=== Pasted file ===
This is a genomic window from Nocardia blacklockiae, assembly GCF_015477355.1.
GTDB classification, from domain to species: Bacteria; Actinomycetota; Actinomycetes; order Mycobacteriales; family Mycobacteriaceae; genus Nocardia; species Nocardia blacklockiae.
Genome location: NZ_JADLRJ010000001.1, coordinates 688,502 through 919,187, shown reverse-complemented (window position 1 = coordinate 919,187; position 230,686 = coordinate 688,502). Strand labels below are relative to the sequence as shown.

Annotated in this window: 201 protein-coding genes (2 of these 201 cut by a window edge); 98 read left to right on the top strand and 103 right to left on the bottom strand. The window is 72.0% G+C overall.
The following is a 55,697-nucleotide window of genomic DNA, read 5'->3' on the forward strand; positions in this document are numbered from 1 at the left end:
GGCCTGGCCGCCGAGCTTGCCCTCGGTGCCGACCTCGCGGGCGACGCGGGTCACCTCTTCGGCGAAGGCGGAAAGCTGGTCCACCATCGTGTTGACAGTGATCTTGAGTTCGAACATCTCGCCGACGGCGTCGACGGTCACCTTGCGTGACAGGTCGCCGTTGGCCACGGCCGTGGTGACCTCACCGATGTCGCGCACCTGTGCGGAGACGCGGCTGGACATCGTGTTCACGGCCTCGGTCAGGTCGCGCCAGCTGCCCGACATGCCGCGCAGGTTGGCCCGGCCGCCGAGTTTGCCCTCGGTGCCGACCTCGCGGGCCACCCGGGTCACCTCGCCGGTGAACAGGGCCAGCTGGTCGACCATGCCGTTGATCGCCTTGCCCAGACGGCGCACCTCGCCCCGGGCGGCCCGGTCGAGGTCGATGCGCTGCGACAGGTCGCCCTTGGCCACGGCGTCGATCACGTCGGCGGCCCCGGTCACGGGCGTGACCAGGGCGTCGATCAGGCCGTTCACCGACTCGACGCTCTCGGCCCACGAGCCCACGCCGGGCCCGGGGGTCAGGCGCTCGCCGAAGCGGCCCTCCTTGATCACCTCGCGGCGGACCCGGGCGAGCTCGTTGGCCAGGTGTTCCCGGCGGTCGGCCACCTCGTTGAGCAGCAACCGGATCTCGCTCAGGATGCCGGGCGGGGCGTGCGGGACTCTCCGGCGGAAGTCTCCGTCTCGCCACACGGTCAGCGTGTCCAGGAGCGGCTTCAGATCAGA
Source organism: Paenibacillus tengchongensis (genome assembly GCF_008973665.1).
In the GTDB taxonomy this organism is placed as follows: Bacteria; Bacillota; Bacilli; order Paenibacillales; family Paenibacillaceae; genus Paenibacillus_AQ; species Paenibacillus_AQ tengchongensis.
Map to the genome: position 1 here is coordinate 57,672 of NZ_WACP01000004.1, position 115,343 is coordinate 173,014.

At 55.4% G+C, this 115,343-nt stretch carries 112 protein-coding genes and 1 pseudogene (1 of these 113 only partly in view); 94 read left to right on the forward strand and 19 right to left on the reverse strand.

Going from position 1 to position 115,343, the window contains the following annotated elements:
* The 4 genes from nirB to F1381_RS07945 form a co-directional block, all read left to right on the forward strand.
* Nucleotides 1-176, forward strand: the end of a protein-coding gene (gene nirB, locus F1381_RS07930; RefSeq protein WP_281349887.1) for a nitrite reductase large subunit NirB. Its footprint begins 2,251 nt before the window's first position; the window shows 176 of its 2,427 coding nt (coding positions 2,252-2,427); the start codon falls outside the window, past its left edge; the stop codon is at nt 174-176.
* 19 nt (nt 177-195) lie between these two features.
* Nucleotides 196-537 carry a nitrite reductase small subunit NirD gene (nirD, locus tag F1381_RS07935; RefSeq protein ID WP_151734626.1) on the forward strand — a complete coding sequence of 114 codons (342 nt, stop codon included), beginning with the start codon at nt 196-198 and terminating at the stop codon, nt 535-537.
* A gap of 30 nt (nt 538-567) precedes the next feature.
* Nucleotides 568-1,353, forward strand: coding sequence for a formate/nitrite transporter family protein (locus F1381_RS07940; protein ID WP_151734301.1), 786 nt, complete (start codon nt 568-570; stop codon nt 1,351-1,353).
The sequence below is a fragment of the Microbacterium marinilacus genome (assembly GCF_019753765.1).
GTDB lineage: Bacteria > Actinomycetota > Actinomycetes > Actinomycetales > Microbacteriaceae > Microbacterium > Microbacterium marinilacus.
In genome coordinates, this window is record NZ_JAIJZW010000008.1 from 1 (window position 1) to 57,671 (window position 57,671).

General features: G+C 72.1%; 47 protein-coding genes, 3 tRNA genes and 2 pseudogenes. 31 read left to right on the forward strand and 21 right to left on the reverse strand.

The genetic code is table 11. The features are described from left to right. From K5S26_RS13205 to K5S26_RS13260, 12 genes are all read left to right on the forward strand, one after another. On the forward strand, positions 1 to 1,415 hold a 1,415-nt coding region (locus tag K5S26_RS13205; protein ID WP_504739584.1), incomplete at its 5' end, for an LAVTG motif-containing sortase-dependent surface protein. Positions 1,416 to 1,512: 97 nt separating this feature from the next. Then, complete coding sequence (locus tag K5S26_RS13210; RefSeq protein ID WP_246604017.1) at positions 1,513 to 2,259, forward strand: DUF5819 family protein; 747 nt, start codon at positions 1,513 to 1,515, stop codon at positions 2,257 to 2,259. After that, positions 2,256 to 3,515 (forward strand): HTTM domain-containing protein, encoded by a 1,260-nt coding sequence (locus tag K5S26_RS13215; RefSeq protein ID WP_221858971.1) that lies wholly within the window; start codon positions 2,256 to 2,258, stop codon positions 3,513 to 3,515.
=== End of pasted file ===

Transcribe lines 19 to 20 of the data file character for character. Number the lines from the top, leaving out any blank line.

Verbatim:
GTDB lineage: Bacteria > Actinomycetota > Actinomycetes > Actinomycetales > Microbacteriaceae > Microbacterium > Microbacterium marinilacus.
In genome coordinates, this window is record NZ_JAIJZW010000008.1 from 1 (window position 1) to 57,671 (window position 57,671).